design. Published at Saturday, November 11th 2017, 11:57:02 AM by edgarquintero.
While you immediately feel the hot air blowing from a conventional forced-air heating system, an underfloor heating system takes a bit longer to warm up. (Once running, of course, the underfloor heat is more consistent and effective.)
Open space, to feel like truly open space, needs to have plenty of “white space” and free-flowing airspace. One way to achieve an opened up look in any room in the house (even the kitchen!) is to make larger pieces of furniture or even the architecture itself incorporate legginess. This allows our eyes to travel above, around, and under even the largest of elements, thus maximizing the sense of openness.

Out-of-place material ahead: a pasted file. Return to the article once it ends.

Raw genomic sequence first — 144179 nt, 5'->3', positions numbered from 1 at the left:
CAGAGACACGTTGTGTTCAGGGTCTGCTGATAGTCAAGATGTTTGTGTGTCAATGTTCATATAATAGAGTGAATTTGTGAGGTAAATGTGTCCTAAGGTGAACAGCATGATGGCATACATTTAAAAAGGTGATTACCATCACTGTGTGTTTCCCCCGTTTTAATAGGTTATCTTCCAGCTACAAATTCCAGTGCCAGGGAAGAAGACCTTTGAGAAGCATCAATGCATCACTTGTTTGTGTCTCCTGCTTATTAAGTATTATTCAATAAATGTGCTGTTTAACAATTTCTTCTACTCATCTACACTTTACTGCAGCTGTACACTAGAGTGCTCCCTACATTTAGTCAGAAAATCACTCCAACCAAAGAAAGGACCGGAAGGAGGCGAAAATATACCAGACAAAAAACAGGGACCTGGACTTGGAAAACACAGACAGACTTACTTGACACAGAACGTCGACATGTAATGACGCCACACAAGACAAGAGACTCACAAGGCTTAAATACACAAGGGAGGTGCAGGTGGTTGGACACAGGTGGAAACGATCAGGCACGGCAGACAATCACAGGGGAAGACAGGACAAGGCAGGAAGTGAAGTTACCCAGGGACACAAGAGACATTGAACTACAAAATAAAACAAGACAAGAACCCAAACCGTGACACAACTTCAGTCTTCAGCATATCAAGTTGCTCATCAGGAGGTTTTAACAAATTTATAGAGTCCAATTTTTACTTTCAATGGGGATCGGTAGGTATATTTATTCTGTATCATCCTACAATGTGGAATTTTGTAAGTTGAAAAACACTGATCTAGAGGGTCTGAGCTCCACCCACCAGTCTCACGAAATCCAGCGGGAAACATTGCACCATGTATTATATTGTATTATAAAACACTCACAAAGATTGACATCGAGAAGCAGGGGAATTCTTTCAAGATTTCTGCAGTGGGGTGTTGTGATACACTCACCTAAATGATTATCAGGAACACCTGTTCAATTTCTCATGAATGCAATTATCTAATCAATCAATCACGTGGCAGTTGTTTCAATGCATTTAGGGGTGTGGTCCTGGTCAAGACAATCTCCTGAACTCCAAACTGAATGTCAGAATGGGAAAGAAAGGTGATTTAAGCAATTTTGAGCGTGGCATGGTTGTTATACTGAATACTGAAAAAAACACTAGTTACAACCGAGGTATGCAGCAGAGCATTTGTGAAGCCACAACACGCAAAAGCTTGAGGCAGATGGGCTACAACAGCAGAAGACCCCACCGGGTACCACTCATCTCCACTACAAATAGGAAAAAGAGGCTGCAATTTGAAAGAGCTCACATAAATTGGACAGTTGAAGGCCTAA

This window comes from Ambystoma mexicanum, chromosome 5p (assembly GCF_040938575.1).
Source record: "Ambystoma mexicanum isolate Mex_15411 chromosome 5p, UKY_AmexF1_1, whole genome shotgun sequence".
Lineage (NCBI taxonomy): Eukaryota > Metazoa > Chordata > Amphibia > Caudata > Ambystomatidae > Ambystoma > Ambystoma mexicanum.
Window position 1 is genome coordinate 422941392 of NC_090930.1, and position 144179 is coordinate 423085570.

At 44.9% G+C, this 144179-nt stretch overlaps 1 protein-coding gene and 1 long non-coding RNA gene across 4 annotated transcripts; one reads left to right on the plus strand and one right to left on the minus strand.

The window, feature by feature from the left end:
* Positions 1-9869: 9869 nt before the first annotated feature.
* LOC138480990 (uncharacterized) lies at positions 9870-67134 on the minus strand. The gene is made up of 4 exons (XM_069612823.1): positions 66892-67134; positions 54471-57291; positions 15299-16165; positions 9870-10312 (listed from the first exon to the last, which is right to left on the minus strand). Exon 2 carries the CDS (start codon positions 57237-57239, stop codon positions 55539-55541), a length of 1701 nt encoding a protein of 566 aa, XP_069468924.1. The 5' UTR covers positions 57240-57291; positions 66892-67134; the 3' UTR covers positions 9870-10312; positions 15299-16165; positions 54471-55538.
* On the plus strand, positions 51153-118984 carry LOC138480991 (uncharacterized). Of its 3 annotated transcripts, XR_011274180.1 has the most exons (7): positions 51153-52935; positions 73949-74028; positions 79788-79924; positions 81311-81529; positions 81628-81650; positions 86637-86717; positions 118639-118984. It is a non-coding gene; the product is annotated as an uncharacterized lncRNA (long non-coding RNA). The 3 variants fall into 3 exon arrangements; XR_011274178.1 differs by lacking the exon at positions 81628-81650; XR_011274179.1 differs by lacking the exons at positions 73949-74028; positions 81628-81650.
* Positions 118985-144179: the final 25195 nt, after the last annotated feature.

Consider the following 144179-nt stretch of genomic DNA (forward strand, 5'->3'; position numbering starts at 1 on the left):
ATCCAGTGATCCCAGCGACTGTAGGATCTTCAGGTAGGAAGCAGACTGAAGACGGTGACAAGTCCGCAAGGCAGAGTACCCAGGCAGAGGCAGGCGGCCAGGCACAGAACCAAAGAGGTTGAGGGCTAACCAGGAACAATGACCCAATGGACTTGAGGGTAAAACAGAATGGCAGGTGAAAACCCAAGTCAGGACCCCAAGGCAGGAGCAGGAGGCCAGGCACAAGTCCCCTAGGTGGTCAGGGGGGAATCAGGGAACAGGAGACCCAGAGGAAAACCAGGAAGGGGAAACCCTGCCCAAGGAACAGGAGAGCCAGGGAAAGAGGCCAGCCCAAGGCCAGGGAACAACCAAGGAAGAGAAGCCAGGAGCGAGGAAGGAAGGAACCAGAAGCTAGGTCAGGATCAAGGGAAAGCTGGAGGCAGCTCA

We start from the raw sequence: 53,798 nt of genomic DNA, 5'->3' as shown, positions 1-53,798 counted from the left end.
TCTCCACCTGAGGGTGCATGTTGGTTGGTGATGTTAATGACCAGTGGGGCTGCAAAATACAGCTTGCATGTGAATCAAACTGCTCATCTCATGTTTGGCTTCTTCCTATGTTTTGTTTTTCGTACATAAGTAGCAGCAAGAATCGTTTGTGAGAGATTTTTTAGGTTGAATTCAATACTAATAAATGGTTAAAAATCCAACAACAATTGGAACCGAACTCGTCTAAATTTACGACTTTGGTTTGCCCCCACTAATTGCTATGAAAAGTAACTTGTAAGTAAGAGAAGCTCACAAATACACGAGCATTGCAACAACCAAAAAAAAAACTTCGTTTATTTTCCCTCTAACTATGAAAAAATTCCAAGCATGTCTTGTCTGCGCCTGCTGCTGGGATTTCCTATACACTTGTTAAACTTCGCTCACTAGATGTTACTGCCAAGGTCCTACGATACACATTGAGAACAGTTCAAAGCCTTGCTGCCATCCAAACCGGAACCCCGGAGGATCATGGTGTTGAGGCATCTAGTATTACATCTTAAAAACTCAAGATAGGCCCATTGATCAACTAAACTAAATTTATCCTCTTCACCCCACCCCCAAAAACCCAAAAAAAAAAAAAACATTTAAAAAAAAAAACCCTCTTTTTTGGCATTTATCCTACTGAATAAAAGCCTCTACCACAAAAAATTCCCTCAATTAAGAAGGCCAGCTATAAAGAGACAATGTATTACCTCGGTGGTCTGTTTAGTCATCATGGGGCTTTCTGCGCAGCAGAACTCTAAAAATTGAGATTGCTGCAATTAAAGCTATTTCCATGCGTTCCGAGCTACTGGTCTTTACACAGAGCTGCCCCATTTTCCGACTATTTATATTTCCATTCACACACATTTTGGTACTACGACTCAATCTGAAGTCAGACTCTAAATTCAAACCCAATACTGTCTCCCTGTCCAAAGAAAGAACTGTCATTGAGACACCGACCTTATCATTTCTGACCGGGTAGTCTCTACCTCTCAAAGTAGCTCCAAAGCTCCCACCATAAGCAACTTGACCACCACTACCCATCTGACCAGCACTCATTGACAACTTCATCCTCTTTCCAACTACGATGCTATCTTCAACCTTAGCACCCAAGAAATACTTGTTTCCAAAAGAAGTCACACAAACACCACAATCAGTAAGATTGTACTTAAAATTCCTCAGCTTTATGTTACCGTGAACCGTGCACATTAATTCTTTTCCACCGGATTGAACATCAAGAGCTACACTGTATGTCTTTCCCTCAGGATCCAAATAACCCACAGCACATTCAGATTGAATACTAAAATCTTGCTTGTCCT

In a space such as the dining room a design feature such as marble flooring can turn out to be very suitable considering the room’s sophisticated character. You should give up the area rug in order to expose as much of the floor as possible.
Did you know that, although it sounds terribly modern and technical, underfloor heating actually dates back hundreds, by some counts thousands, of years? The Romans, for example, warmed rooms in their homes by running the flues for their “basement” fires, tended religiously by slaves, under elevated floors of marble.
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